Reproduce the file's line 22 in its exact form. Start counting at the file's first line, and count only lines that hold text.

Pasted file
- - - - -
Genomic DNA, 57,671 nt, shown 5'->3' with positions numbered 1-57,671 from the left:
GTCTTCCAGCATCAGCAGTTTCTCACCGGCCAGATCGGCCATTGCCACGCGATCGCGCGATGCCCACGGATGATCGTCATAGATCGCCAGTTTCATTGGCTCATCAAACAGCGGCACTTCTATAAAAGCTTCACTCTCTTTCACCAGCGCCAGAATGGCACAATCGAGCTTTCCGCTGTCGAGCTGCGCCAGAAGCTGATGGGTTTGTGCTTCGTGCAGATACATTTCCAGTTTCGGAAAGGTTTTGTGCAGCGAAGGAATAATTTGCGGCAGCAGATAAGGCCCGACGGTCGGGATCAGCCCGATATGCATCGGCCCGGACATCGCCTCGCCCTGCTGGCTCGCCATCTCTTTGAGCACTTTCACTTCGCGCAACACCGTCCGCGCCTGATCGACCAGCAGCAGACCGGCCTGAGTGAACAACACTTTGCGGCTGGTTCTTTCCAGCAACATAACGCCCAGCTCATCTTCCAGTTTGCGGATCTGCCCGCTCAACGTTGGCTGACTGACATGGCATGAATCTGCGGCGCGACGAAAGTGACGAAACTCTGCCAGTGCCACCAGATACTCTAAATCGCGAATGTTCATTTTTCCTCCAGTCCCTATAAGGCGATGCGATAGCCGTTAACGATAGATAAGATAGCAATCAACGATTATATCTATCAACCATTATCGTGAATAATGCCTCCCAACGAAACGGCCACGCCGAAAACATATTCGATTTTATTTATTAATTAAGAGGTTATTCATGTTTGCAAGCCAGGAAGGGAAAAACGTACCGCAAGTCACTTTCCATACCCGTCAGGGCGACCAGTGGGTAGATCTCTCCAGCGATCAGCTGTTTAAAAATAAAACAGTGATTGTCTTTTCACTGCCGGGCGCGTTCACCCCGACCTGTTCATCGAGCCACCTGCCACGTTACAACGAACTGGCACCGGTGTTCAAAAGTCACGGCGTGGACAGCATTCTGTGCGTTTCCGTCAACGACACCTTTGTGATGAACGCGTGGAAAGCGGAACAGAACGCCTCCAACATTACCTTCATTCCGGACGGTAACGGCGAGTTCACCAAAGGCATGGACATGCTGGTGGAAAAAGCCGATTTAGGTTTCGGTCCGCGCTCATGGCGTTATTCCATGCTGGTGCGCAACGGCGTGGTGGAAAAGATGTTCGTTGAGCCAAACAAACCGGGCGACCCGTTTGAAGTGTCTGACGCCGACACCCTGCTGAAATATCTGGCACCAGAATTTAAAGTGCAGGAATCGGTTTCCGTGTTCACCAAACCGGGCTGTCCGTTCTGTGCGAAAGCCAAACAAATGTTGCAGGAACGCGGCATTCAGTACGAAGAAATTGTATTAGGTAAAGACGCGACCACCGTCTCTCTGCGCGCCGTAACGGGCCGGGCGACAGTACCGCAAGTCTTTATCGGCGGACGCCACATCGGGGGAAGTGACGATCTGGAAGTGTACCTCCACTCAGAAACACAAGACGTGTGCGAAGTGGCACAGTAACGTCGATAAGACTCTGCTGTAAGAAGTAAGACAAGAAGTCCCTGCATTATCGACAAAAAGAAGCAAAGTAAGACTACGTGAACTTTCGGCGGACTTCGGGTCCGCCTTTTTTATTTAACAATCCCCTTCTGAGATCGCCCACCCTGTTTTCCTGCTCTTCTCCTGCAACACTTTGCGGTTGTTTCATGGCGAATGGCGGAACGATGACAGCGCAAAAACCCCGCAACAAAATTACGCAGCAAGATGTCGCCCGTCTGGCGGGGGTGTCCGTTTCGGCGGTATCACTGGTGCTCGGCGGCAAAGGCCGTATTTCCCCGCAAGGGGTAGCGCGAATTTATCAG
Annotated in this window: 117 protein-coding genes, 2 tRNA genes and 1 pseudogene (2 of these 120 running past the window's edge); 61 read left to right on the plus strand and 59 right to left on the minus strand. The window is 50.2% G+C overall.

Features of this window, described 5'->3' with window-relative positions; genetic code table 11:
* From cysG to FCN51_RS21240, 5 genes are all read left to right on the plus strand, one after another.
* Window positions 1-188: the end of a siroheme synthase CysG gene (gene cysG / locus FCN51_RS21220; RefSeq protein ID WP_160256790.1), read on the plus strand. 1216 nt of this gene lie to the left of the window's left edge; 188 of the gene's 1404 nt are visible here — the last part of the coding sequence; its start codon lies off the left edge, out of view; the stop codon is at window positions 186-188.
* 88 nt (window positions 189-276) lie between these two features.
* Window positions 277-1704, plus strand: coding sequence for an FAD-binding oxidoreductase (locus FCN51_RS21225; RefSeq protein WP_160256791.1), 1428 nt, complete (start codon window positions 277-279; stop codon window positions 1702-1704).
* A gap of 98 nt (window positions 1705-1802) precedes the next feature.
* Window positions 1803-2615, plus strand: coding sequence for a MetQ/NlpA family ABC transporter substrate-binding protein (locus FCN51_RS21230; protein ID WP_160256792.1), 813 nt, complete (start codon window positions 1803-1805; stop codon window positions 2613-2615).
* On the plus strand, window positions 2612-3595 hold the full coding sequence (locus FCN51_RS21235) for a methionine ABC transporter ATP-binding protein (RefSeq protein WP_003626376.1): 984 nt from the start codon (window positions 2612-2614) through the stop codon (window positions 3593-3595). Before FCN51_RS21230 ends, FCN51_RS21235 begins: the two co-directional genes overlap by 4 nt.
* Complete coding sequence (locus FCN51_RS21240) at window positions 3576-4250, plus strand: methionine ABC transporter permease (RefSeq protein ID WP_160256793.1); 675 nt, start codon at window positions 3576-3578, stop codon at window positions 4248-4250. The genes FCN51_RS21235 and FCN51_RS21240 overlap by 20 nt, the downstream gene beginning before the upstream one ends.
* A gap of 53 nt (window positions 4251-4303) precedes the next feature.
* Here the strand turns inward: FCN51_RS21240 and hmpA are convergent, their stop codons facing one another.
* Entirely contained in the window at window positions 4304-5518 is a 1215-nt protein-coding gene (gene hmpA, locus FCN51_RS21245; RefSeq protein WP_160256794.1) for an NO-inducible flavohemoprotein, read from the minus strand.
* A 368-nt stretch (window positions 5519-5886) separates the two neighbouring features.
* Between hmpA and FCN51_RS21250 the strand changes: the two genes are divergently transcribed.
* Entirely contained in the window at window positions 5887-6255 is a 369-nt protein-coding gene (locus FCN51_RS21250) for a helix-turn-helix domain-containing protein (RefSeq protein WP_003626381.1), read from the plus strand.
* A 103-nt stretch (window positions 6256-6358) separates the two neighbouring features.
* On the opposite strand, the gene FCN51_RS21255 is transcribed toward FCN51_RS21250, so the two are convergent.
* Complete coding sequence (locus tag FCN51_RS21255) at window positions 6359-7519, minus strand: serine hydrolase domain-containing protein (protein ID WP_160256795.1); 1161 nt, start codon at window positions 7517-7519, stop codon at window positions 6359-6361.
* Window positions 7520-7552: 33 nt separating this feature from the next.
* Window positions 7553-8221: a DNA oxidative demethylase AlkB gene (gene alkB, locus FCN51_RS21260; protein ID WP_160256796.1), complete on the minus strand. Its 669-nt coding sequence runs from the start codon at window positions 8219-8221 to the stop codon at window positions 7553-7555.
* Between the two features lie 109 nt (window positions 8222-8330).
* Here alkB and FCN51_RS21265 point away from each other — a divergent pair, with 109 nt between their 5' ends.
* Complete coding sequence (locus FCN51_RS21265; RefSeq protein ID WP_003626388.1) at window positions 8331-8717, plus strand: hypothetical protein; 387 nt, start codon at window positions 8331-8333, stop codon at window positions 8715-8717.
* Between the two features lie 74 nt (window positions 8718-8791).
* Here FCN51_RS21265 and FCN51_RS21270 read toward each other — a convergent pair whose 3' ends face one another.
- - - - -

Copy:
* Window positions 7520-7552: 33 nt separating this feature from the next.